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Turkey’s endless Syrian refugee crisis

There may be a limit to Turkey’s open-door policy for Syrian refugees, one that is taxing Turkey’s economy and society.
Syrian refugees are seen in a refugee camp on the Syrian side of the border with Turkey, near Idlib January 29, 2013, in this picture provided by Shaam News Network. Picture taken January 29, 2013. REUTERS/Muhammad Najdet Qadour/Shaam News Network/Handout (SYRIA - Tags: POLITICS CIVIL UNREST CONFLICT SOCIETY IMMIGRATION POVERTY) ATTENTION EDITORS - THIS PICTURE WAS PROVIDED BY A THIRD PARTY. REUTERS IS UNABLE TO INDEPENDENTLY VERIFY THE AUTHENTICITY, CONTENT, LOCATION OR DATE OF THIS IMAGE. FOR  EDITORIAL U
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With the Syrian civil war well into its third year, and no end in sight to the bloody conflict that has uprooted millions of people from their towns and villages, Turkey finds itself facing a growing Syrian refugee crisis that analysts are predicting will result in social tensions as patience among Turks starts wearing thin and the limits of people's hospitality are reached.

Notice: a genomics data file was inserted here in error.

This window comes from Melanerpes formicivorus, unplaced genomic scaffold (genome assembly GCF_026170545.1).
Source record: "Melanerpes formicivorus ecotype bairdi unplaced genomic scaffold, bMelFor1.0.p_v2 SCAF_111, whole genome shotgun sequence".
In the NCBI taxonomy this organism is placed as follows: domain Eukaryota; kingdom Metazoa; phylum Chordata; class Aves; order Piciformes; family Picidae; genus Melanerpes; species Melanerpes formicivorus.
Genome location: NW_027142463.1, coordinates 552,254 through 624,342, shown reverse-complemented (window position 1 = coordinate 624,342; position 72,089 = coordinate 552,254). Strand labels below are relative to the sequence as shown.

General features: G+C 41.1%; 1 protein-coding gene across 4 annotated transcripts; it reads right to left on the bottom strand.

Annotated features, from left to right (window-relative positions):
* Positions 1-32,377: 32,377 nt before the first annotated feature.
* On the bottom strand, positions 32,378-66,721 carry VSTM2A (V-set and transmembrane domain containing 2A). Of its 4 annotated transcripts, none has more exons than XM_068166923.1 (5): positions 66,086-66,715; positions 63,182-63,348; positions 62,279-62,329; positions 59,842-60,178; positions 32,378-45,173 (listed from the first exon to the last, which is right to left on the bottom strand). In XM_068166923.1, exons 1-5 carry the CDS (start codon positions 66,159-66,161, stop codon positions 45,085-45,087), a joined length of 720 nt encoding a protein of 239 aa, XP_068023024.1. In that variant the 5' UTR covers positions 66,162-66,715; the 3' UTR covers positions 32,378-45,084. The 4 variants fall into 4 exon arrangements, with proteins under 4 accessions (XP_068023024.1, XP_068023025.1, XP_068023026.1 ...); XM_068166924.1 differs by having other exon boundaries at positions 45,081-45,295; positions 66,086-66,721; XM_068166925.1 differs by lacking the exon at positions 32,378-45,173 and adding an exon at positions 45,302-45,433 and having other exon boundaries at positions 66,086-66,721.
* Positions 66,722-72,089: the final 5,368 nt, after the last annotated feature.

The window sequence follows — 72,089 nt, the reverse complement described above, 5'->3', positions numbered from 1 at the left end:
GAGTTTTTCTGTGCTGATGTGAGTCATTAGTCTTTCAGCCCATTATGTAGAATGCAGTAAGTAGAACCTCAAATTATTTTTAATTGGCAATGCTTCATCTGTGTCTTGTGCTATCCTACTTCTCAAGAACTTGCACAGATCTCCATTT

Talking to Public Broadcasting Services’ (PBS) Charlie Rose earlier this week, Prime Minister Recep Tayyip Erdogan said that there were over 700,000 Syrian refugees in Turkey, adding that only 200,000 were in official camps while the rest were spread out across the country.

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